In most actions for eviction based upon a tenant’s non-payment of rent, the Court must determine the amount of rent required to be paid into the registry of the Court during the pendency of the litigation. Florida Statute 83.232 is designed to remedy the problem of commercial tenants remaining on the premises for the duration of litigation without paying the landlord rent.
This Statute sets forth the procedure for rent paid into the registry of the Court. The law provides that, in an action by the landlord which includes a claim for possession of real property, the tenant shall pay into the court registry the amount alleged in the complaint as unpaid. However, if the tenant contests the amount of rent owed, such amount is determined by the Court, and any rent accruing during the pendency of the action, when due, unless the tenant has interposed the defense of payment or satisfaction of the rent in the amount the complaint alleges as unpaid.
Unless the tenant disputes the amount of accrued rent, the tenant must pay the amount alleged in the complaint into the court registry on or before the date on which his or her answer to the claim for possession is due. If the tenant contests the amount of accrued rent, the tenant must pay the amount determined by the court into the court registry on the day that the court makes its determination.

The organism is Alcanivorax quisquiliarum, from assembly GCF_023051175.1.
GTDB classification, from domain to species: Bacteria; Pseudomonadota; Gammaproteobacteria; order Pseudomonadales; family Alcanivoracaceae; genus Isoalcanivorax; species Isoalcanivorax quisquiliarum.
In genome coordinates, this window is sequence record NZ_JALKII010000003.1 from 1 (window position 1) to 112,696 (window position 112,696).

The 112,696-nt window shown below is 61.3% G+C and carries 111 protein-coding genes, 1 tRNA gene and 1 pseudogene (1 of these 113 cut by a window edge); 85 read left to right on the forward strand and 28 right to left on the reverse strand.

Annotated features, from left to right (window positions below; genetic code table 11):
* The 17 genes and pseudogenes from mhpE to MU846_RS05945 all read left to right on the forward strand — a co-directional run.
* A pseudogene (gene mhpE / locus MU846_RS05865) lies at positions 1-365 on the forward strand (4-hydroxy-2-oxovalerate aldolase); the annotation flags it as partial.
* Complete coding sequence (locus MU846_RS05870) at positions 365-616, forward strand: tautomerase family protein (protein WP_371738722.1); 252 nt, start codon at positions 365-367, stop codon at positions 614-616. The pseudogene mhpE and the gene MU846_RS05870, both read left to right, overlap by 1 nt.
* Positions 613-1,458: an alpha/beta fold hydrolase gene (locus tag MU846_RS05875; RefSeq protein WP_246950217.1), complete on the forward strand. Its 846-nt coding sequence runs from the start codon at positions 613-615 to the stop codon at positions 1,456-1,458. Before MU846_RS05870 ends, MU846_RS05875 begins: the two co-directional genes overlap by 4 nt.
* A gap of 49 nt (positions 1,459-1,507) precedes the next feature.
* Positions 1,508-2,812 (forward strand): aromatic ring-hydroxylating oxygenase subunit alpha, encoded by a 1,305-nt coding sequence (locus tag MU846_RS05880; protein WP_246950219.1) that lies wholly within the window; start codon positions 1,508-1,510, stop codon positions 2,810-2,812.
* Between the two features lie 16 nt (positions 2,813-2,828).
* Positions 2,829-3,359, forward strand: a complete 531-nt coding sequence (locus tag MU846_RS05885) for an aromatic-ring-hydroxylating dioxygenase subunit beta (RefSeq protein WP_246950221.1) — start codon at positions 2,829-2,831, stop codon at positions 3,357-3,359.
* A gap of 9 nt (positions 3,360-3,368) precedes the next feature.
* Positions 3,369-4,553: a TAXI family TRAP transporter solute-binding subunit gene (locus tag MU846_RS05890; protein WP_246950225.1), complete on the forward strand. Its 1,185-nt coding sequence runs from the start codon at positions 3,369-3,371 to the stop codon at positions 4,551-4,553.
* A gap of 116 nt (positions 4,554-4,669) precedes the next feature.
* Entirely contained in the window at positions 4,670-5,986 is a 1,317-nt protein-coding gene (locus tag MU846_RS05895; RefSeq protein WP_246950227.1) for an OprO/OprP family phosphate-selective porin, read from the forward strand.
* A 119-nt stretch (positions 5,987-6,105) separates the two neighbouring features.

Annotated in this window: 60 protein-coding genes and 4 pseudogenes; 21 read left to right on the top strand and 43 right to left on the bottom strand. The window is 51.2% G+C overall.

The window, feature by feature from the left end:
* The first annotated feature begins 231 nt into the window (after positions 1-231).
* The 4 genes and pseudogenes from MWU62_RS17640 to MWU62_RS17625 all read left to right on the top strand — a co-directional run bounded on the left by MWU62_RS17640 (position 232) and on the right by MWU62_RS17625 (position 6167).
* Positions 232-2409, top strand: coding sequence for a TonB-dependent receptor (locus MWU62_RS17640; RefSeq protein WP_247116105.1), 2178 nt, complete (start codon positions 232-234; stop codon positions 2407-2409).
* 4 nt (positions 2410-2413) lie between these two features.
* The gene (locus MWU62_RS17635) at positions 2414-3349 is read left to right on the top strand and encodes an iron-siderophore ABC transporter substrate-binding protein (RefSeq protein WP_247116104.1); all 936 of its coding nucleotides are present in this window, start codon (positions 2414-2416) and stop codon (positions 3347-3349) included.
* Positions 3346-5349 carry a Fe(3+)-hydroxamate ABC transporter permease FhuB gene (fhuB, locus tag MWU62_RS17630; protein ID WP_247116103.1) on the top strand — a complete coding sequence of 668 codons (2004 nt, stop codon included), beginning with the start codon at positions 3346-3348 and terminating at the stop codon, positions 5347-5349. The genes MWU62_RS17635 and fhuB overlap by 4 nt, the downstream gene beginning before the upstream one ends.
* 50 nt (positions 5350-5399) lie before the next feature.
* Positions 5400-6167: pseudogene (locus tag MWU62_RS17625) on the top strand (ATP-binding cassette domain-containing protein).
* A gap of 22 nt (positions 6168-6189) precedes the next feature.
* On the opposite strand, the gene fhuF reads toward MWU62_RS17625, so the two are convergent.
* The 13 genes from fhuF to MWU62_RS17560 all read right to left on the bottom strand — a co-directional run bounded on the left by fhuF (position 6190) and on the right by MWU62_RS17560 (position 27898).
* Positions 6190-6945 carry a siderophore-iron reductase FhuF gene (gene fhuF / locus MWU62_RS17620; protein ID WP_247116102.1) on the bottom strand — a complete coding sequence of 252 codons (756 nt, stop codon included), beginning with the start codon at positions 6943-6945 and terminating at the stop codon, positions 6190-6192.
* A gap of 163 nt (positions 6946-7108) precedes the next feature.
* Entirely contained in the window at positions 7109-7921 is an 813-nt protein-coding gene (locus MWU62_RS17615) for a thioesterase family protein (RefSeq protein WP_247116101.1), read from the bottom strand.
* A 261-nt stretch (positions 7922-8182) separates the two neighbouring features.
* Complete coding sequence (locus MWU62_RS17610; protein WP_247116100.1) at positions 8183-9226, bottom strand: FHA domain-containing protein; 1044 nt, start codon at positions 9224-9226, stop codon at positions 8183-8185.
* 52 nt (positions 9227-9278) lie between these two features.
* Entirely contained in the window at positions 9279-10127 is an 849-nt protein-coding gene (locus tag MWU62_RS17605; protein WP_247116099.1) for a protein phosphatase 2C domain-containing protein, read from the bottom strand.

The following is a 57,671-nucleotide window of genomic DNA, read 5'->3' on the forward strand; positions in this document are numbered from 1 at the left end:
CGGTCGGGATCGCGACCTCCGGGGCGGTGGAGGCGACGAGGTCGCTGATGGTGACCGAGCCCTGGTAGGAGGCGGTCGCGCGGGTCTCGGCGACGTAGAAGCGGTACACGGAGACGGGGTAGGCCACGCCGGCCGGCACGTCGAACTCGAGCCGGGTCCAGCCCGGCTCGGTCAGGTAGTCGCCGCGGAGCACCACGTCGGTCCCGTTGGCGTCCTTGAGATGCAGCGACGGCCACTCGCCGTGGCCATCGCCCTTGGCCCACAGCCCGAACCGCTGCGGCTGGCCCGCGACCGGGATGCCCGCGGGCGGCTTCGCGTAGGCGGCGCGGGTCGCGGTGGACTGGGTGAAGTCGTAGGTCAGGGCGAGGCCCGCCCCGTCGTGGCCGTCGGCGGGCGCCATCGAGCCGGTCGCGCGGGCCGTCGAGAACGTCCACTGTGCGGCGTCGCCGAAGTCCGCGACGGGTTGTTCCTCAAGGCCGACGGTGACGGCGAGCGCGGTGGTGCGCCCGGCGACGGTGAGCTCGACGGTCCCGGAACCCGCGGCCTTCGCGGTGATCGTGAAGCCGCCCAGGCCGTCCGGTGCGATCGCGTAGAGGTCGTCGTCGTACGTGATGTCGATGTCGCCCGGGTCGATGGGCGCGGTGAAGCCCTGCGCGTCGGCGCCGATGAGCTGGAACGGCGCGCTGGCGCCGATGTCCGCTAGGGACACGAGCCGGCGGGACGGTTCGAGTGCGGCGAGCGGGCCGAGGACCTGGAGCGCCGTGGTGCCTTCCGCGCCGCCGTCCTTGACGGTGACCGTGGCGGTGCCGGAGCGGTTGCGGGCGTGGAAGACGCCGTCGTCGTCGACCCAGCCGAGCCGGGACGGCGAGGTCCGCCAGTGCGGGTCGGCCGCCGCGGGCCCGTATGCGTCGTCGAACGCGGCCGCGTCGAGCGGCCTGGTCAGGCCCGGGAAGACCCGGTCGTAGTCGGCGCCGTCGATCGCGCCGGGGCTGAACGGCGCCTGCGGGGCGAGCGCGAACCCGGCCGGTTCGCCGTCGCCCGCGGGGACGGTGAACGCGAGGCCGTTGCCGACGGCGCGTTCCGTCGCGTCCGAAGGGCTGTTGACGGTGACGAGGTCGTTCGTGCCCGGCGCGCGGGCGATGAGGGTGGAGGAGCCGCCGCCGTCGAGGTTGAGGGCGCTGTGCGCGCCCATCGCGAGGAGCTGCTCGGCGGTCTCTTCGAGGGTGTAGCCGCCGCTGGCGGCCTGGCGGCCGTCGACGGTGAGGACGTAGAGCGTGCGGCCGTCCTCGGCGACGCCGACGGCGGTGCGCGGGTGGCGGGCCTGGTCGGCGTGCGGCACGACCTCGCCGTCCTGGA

If the tenant contests the amount of money to be placed into the court registry, any hearing regarding such dispute shall be limited to only the factual or legal issues concerning:
(a) Whether the tenant has been properly credited by the landlord with any and all rental payments made; and
(b) What properly constitutes rent under the provisions of the lease.
The experienced landlord understand the potentially severe ramifications of Florida’s “pay to play” statute. Have questions regarding your commercial eviction? Call McKenna, McCausland & Murphy, P.A. We’re trusted by some of the most successful landlords in Florida.